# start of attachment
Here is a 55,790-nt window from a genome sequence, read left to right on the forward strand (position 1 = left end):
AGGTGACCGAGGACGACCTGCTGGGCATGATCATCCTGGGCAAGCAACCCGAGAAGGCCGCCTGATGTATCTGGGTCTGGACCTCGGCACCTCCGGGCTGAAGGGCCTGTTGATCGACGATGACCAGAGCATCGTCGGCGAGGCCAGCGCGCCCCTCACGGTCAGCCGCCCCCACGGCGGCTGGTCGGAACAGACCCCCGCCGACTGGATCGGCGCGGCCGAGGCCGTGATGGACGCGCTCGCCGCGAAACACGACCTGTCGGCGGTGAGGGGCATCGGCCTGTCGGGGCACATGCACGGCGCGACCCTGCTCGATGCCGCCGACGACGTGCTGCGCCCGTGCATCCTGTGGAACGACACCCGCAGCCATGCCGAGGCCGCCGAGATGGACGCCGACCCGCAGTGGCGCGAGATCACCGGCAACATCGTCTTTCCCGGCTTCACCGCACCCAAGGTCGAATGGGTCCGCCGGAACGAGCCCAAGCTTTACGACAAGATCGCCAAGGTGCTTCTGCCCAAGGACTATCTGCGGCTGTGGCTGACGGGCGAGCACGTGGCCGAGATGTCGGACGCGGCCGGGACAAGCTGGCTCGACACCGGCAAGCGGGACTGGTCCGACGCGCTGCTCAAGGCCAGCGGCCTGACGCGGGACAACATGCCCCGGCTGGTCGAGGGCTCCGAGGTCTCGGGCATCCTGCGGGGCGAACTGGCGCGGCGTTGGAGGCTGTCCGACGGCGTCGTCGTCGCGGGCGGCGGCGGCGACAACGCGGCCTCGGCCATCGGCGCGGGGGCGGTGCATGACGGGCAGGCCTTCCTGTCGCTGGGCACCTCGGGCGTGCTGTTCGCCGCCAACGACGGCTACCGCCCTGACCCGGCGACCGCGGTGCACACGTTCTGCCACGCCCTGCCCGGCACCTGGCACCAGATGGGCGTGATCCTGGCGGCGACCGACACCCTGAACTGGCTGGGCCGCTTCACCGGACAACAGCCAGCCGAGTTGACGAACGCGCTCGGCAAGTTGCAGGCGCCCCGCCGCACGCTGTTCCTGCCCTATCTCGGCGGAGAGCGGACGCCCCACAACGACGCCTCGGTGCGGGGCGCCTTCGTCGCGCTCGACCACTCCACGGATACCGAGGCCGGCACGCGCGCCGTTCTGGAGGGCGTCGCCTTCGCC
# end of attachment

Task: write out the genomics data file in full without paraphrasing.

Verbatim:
Here is a 55,790-nt window from a genome sequence, read left to right on the forward strand (position 1 = left end):
AGGTGACCGAGGACGACCTGCTGGGCATGATCATCCTGGGCAAGCAACCCGAGAAGGCCGCCTGATGTATCTGGGTCTGGACCTCGGCACCTCCGGGCTGAAGGGCCTGTTGATCGACGATGACCAGAGCATCGTCGGCGAGGCCAGCGCGCCCCTCACGGTCAGCCGCCCCCACGGCGGCTGGTCGGAACAGACCCCCGCCGACTGGATCGGCGCGGCCGAGGCCGTGATGGACGCGCTCGCCGCGAAACACGACCTGTCGGCGGTGAGGGGCATCGGCCTGTCGGGGCACATGCACGGCGCGACCCTGCTCGATGCCGCCGACGACGTGCTGCGCCCGTGCATCCTGTGGAACGACACCCGCAGCCATGCCGAGGCCGCCGAGATGGACGCCGACCCGCAGTGGCGCGAGATCACCGGCAACATCGTCTTTCCCGGCTTCACCGCACCCAAGGTCGAATGGGTCCGCCGGAACGAGCCCAAGCTTTACGACAAGATCGCCAAGGTGCTTCTGCCCAAGGACTATCTGCGGCTGTGGCTGACGGGCGAGCACGTGGCCGAGATGTCGGACGCGGCCGGGACAAGCTGGCTCGACACCGGCAAGCGGGACTGGTCCGACGCGCTGCTCAAGGCCAGCGGCCTGACGCGGGACAACATGCCCCGGCTGGTCGAGGGCTCCGAGGTCTCGGGCATCCTGCGGGGCGAACTGGCGCGGCGTTGGAGGCTGTCCGACGGCGTCGTCGTCGCGGGCGGCGGCGGCGACAACGCGGCCTCGGCCATCGGCGCGGGGGCGGTGCATGACGGGCAGGCCTTCCTGTCGCTGGGCACCTCGGGCGTGCTGTTCGCCGCCAACGACGGCTACCGCCCTGACCCGGCGACCGCGGTGCACACGTTCTGCCACGCCCTGCCCGGCACCTGGCACCAGATGGGCGTGATCCTGGCGGCGACCGACACCCTGAACTGGCTGGGCCGCTTCACCGGACAACAGCCAGCCGAGTTGACGAACGCGCTCGGCAAGTTGCAGGCGCCCCGCCGCACGCTGTTCCTGCCCTATCTCGGCGGAGAGCGGACGCCCCACAACGACGCCTCGGTGCGGGGCGCCTTCGTCGCGCTCGACCACTCCACGGATACCGAGGCCGGCACGCGCGCCGTTCTGGAGGGCGTCGCCTTCGCC